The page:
This section is from the book "The Gardener's Monthly And Horticulturist V21", by Thomas Meehan. See also: Four-Season Harvest: Organic Vegetables from Your Home Garden All Year Long.
In the July number, Mr. Milton seems to think he has settled this question when he tells us his Bilbergias have made a growth without roots, and that when we sprinkle a lot of unrooted wilted cuttings, we know that in a short time they will regain their plumpness in leaf and stem. That this statement is correct there is no doubt, and it does seem on first view to annihilate my doubts.
On the 2d of July, the day I received the Monthly, I cut off fifty strong growing soft shoots of Geraniums, Petunias, Verbenas and Heliotropes, threw them down in the hot sun until they were thoroughly wilted. One half of them I immersed in soup plates filled with water; the cut ends of the other half I covered with soft putty and oiled paper, so as to prevent absorption through the cut stem even from the air. I then immersed all of these in*the water except the sealed ends. I placed them in a greenhouse over night, and in the morning found that those that had been completely immersed were as fresh as when cut from the living plants, while those that were immersed with the sealed up stem out of the water were limp and wilted, seemingly as much so as when immersed. Now if I am correct in this experiment, and it is easily tried, it is fair to infer that the sprinkled cuttings, resuming their plumpness as referred to by Mr. Milton, absorbed through the cut stem rather than the leaves. For if absorption had taken place through the leaves, the sealed up lot would have been as fresh as the others, for only the part sealed up was left out of the water.
But the question may be asked why does Mr. Milton's Bilbergia increase in growth and weight while suspended without roots if my Cactuses did not? I can only answer this by supposing that the vessels of the cut stem of the Bilbergia are better fitted for absorption than those of the Cactus; or it may be that some species of plants do absorb to a limited extent through the leaves. My opinions to that extent of the subject are by no means fixed, but that they do so to an extent whereby they can be fertilized or invigorated so as to give any practical assistance in their culture by being stimulated with ammonia or nitrogen applied to the leaves only, I yet very much doubt.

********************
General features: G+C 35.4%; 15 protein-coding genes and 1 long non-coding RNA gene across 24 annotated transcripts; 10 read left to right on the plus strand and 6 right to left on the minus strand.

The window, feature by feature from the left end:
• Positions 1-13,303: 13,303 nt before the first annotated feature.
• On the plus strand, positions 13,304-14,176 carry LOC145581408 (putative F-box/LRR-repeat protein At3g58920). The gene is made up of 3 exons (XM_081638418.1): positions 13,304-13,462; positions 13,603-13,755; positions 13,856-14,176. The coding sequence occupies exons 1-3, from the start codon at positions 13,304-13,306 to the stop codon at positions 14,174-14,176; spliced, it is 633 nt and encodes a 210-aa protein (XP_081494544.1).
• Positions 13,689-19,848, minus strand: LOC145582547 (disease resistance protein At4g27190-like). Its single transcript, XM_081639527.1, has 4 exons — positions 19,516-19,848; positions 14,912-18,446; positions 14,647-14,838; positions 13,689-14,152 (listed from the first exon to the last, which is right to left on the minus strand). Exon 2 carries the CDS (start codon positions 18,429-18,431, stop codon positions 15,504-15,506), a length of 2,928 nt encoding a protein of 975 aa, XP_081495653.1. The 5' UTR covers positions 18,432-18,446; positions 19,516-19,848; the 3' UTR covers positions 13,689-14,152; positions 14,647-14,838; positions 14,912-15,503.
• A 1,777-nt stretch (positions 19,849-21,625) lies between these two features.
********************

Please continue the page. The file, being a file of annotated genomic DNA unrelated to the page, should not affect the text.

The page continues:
Mr. Milton says that the reason that vegetation in the immediate vicinity of bone factories, etc., is not improved by the exhalations therefrom is because it is not in condition to be absorbed. Why not ? If the open air is charged with ammonia in a rainy or moist day, in what way does it differ from Mr. Foust's greenhouse wherein he lets loose the ammonia from his heated shovel ? If the one case fails to fertilize vegetation certainly the other must, for we know from the unpleasant odors wafted for miles that in the immediate vicinity of such factories the air must be pregnant with the gases that go to feed plants, and that when carried down by the rains to the leaves, and no beneficial result follows, - and it certanly never does - this evidence goes far to deny the generally received opinion that plants can be fed through their leaves.
Mr. Foust's prescription would have inspired more confidence if he could have stated that the "improvement" he claims was shown from a comparative test. I have no doubt the plants and flowers in his careful hands showed well even after such an application, but is he sure without comparison that this was the result of the air being charged with ammonia? It is not an unusual practice for doctors to prescribe bread pills to their patients; may be it would be better if nothing else were ever prescribed. The patients improve and of course the pills are given the credit. Mr. Foust's ammonia, as he says, certainly does no harm; neither do the bread pills; but do either do any good ? They may, but I won't believe it until Mr. Foust can show that under exactly similar conditions of the same kinds of plants, grown in the same soil, temperature and moisture, that one greenhouse treated to the ammonia shows better results than another alongside without it. Any such trial as he describes, made without comparison, is never satisfactory and is always open to question.